Visually the movie is a huge improvement on it’s predecessor. The lens flares are still there but much more muted, Kronos, the Klingon homeworld is a rotting bit of beauty and The Enterprise herself looks great.

Like I said, the elements were all there, the movie just didn’t gel. And it’s way too long. I don’t care how good it is, almost two and half hours of people flying around in a spaceship is too long. But I give it like a 7/10.


My God is the Anchorman 2 teaser brilliant. It’s so brilliant.

Elysium will probably be the best movie of the past five years and no one will talk about it after the first few months. Just like District 9.

I don’t know why I didn’t realize that Kevin Costner was playing Jonathan Kent in Man of Steel, but that makes me way too happy. I hope there’s a scene where he and Clark play catch. Anyway, the new trailer was so good I actually found myself crying. I’m yoyoing so hard on my expectations for this movie that I’m going to get whiplash, but right now I am firmly in the “excited” place.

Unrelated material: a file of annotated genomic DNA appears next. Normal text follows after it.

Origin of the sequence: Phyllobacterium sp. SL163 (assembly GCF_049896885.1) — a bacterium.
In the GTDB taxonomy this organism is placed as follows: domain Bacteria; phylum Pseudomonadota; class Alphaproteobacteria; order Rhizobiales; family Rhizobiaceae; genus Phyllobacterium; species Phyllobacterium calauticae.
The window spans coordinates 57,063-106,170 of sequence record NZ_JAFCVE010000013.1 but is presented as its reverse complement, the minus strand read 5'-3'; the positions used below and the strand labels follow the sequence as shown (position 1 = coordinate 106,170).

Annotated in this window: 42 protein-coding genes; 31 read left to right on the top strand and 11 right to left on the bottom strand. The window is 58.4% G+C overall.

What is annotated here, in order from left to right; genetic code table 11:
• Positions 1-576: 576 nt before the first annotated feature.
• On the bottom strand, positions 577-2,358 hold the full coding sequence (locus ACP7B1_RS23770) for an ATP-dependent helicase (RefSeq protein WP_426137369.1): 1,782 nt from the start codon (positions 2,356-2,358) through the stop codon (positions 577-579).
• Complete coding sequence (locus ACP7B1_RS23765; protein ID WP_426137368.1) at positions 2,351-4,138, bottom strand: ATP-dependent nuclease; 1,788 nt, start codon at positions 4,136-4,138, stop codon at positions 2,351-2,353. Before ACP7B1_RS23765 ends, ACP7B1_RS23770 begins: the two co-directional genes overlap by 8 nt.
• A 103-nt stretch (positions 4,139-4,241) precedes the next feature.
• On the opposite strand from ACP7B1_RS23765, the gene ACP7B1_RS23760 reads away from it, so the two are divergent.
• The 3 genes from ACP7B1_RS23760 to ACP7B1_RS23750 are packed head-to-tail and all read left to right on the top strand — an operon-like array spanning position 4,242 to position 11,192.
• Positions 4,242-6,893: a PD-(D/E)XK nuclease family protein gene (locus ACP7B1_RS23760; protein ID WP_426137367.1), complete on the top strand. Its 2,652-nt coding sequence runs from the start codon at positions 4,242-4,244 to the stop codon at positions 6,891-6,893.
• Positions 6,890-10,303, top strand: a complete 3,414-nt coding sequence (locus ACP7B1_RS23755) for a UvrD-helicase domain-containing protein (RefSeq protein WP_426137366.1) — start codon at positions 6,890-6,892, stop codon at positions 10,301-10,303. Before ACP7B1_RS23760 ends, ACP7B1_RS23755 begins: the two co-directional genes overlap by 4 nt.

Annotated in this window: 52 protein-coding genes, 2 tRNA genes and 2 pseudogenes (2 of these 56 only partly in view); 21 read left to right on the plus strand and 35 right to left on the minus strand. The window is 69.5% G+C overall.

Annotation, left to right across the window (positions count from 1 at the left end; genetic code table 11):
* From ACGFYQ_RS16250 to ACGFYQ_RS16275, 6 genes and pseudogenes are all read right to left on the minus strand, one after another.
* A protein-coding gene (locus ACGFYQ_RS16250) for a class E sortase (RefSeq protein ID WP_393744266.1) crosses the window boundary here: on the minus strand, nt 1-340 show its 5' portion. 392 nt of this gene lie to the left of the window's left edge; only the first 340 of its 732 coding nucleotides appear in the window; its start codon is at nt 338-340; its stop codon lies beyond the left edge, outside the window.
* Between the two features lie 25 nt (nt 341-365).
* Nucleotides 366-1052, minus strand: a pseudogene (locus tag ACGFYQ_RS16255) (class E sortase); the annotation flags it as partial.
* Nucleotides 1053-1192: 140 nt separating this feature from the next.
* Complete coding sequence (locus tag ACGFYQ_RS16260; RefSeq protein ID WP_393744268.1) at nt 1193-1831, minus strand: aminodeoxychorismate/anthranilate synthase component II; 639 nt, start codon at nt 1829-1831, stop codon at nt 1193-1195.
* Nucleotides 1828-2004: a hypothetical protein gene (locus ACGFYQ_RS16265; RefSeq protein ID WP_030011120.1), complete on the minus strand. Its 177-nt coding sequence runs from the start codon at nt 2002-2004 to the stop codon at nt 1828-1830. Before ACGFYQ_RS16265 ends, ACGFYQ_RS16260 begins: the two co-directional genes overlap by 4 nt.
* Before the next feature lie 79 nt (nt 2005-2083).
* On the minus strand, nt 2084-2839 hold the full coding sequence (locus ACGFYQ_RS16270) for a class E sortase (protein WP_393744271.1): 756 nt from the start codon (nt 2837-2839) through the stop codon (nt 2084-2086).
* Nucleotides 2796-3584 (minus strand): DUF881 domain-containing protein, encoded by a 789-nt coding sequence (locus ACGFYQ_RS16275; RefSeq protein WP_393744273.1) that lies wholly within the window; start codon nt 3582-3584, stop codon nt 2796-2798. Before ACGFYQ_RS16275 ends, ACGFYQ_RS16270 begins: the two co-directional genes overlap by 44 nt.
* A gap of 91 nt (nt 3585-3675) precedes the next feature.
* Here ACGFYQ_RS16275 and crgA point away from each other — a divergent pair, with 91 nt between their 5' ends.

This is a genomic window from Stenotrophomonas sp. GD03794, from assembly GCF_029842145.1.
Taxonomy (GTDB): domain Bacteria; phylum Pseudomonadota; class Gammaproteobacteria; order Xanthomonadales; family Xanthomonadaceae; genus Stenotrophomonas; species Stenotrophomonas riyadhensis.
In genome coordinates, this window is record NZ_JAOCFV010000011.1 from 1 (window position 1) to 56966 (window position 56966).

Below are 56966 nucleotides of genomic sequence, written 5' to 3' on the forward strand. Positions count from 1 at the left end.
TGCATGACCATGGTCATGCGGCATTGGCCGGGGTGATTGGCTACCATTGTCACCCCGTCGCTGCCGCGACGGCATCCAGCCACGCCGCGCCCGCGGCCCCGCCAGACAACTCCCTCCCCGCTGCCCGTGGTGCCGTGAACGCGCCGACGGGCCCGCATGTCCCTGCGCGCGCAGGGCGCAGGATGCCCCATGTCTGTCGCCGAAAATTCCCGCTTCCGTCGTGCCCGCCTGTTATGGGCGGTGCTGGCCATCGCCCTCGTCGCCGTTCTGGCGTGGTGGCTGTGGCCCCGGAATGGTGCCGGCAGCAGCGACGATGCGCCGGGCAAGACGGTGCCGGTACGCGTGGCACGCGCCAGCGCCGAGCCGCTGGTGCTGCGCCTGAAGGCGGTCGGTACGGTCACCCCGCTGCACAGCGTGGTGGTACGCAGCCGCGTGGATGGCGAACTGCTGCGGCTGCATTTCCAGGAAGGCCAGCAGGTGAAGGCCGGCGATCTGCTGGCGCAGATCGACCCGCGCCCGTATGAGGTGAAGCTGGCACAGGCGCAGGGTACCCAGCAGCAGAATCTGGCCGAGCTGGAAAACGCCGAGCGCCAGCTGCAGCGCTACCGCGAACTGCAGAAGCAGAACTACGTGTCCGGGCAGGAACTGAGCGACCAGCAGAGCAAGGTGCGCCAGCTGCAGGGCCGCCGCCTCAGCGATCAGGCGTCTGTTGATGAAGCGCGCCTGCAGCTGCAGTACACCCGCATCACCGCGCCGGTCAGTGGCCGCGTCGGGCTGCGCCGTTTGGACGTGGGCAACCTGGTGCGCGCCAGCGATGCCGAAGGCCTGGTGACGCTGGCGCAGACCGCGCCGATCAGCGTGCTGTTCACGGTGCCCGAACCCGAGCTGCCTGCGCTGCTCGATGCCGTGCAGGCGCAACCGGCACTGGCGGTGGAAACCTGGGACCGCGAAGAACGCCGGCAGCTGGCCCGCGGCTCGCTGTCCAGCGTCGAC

Despicable Me 2 will be the best movie of the summer and again, no one will talk about it. It will be unfortunately overlooked because it’s “a family movie.” This makes me sad.

So far these are my summer movie season standings:

1. The Great Gatsby (with a bullet)

2. Iron Man 3

3. Star Trek Into Darkness

Next week we get Now You See It and After Earth. I haven’t decided which I want to see first. I really want to see Now You See It, but I’m also really excited that Will Smith is teaching his son how to fight aliens…

JJ Abrams, I believe in You

A long time ago I made a list of things that annoy me about JJ Abrams. For the most part they were things like, “What do the numbers mean?” and “Interdemensional beings don’t make any sense,” and “I really wanted Josh Jackson to be on Grey’s Anatomy and now because of Fringe that isn’t happening.”

Like I said, this was a really long time ago. Although is Christina Yang had gotten some Pacey lovin’, I think things with that show would have been very different.